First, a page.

(1) whether the decision of the Board of Appeals was based on substantial evidence; and (2) whether the reversal by the Board of Appeals of its Appeals Referee without a hearing was within its authority.

Myra Johnson was employed as a clerk in the Records Department of the Baltimore City Police Department. On July 19, 1982, while off duty, she learned from her aunt that a police narcotics raid was occurring at her mother's home. Ms. Johnson went to her mother's home while the raid was still in progress and was permitted inside by the police.

At the administrative hearing, Ms. Johnson and her mother, Elaine Buckson, testified that Ms. Johnson asked her mother whether "she read the warrant all the way through." Her mother responded, "No. They wouldn't let me because they told me to sit in a chair and don't move." Ms. Johnson advised her mother to read the warrant and was told by one of the police officers to "shut the hell up." Ms. Johnson continued to encourage her mother to read the warrant and was told to "shut your damn mouth up." Finally, her mother told her, "Just don't say any more," and Ms. Johnson remained silent.

Meanwhile, a crowd had gathered outside the house. According to four witnesses, the aunt, Sandra Walker, was yelling, cursing and advising the crowd that the police were planting drugs in the house. All four witnesses denied that Ms. Johnson engaged in similar activity. Ms. Johnson explained to the Appeals Referee that she worked for the Police Department and knew better than to risk her job or imprisonment by carrying on like her aunt.

The two police officers who were called to testify by the City contradicted the testimony of Appellant's witnesses. They testified that it was Myra Johnson who accused the police officers of planting drugs in the house.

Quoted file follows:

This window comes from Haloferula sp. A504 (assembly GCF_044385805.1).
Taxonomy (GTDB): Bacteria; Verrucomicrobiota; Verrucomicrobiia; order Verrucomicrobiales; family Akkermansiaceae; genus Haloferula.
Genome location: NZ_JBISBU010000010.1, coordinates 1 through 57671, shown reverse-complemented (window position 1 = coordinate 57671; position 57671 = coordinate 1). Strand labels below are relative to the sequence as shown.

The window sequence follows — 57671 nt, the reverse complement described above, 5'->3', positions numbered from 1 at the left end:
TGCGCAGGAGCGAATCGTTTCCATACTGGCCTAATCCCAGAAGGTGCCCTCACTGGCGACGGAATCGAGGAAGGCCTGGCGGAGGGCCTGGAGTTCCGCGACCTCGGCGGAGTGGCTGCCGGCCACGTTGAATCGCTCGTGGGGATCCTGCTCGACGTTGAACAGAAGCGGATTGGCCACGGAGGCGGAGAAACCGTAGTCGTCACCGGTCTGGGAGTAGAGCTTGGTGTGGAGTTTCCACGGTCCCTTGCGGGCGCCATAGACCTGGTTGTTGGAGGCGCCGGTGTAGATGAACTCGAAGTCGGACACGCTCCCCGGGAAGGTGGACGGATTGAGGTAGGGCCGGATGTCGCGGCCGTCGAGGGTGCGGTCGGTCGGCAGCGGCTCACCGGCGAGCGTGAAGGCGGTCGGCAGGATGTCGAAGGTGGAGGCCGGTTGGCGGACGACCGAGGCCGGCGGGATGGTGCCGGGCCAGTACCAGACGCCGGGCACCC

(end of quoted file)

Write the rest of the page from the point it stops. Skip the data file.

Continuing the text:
Judicial review of the administrative adjudication of unemployment insurance appeals is governed by Md. Ann. Code, Art. 95A, § 7(h):

Judicial Review: Any party aggrieved by a decision of the Board of Appeals may secure judicial review thereof by appeal to the Circuit Court of the county.... In any judicial proceeding under this section, the findings of the Board of Appeals as to the facts, if supported by competent, material and substantial evidence in view of the entire record, and in the absence of fraud, shall be conclusive, and the jurisdiction of said court shall be confined to questions of law. (Emphasis added.)

The statute is clear that the findings of the Board of Appeals, not those of the Appeals Referee who conducted the hearing, are given special deference upon judicial review. The facts found by the Board are subject to a substantial evidence review.

The findings of fact made by the Board are binding upon the reviewing court, if supported by substantial evidence in the record. Board of Education of Montgomery County v. Paynter, 303 Md. 22, 35, 491 A.2d 1186, 1193 (1985). A court may only determine if reasoning minds could reach the same conclusion reached by the Board from the facts and permissible inferences in the record. Baltimore Lutheran High School Association, Inc. v. Employment Security Administration, 302 Md. 649, 662, 490 A.2d 701, 707-708 (1985). Any inference to be drawn from the facts is left to the agency: "Furthermore, not only is it the province of the agency to resolve conflicting evidence, but where inconsistent inferences from the same evidence can be drawn, it is for the agency to draw the inference." Baltimore Lutheran, 302 Md. at 663, 490 A.2d at 708.